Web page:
The mammalian gut is home to hundreds of bacterial species that contribute to food digestion and, in some cases, inflammatory gut diseases. Probiotics, beneficial bacterial species, can enhance gut health by keeping the resident bacteria in check. Now, a team of researchers at the RIKEN Innovation Center in Wako, including Mitsuharu Matsumoto, report that administration of the probiotic bacterial strain Bifidobacterium animalis subspecies lactis LKM512 to mice can lengthen their lifespan1.
Figure 1: Compared with untreated aging mice (left), LKM512 maintains a healthy gut lining in treated aging mice (right) (scale bar, 500 ìm).
Copyright : 2011 Mitsuharu Matsumoto et al.
Matsumoto and colleagues previously showed that LKM512 could reduce inflammatory markers in elderly humans and modify the makeup of intestinal bacteria2, but the effects of it on lifespan still required investigation. After starting 10-month-old mice on a diet including LKM512 for 11 months, the researchers found that LKM512-treated mice lived longer, had fewer skin lesions, and had better hair quality than untreated mice.
Analyses of the gut of these mice revealed elevated gene expression in some bacterial species compared with control mice, indicating that LKM512 may improve gut health indirectly by regulating the levels of other bacterial species. The LKM512 treatment also prevented some age-related changes in bacterial composition of the gut, suggesting that the probiotic treatment protects the gut from developing characteristics associated with aging.
Acting as a barrier between the bacteria and food within the gut and the rest of the human body is an important role of the gut lining. Breakdown of this lining can cause infectious or inflammatory diseases. The researchers found that the gut of LKM512-treated mice served as a stronger barrier than the gut of control mice. LKM512 seemed to perform this function by increasing the expression of various proteins that maintain the tight connection between gut epithelial cells.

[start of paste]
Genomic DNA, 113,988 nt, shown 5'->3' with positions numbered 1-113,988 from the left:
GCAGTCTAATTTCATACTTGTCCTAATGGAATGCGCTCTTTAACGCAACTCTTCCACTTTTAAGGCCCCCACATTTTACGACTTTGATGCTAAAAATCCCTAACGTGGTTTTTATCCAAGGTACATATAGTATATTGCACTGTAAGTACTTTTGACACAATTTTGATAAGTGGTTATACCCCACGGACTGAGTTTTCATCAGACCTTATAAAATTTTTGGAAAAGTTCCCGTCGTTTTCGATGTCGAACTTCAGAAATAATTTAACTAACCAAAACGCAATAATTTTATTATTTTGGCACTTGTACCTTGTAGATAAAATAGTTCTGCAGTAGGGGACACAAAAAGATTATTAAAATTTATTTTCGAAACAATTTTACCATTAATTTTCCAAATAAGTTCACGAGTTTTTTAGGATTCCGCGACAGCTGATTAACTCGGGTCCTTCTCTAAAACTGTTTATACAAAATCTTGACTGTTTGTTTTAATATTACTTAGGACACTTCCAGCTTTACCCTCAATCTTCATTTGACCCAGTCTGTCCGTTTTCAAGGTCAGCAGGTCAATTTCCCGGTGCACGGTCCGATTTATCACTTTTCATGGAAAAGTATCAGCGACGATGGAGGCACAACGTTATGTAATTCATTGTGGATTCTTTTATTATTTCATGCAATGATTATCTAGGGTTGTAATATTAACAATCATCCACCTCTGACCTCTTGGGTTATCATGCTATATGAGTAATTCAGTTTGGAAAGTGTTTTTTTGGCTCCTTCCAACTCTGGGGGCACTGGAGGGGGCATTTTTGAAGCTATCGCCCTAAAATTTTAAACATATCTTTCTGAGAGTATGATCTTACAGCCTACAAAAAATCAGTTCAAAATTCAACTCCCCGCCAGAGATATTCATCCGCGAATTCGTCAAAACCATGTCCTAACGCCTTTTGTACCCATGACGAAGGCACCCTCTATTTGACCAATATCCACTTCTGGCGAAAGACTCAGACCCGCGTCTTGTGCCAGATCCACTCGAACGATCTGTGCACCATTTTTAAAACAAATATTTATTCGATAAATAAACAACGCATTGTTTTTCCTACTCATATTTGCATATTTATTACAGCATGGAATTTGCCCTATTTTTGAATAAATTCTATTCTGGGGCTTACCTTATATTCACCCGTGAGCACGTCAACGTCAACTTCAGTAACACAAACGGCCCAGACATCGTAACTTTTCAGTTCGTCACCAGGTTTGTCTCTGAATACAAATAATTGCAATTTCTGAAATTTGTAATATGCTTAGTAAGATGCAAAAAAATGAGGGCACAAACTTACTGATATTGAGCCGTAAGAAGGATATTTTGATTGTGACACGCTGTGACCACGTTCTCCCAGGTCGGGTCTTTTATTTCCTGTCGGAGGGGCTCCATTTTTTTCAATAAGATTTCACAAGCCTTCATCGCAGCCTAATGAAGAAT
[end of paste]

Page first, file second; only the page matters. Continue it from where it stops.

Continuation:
Polyamines are chemicals that reduce inflammation, and their levels decrease as an individual ages. Matsumoto and colleagues observed increases in intestinal polyamine levels in LKM512-treated mice, which may be caused by the greater numbers of bacteria promoted by LKM512. The increase in polyamines caused by LKM512 appeared to reduce inflammation in the body of the mice, as inflammatory markers in the blood and urine were lower in LKM512-treated mice compared with controls. In aged mice treated with LKM512, inflammatory marker levels were similar to those observed in younger mice, indicating that adults can benefit from probiotics.
“In future work, we hope to clarify the effectiveness of LKM512 in humans,” explains Matsumoto. If the findings extend to humans, inclusion of LKM512 into the human diet could enhance overall health and increase the human lifespan.
The corresponding author for this highlight is based at the Benno Laboratory, RIKEN Research Cluster for Innovation
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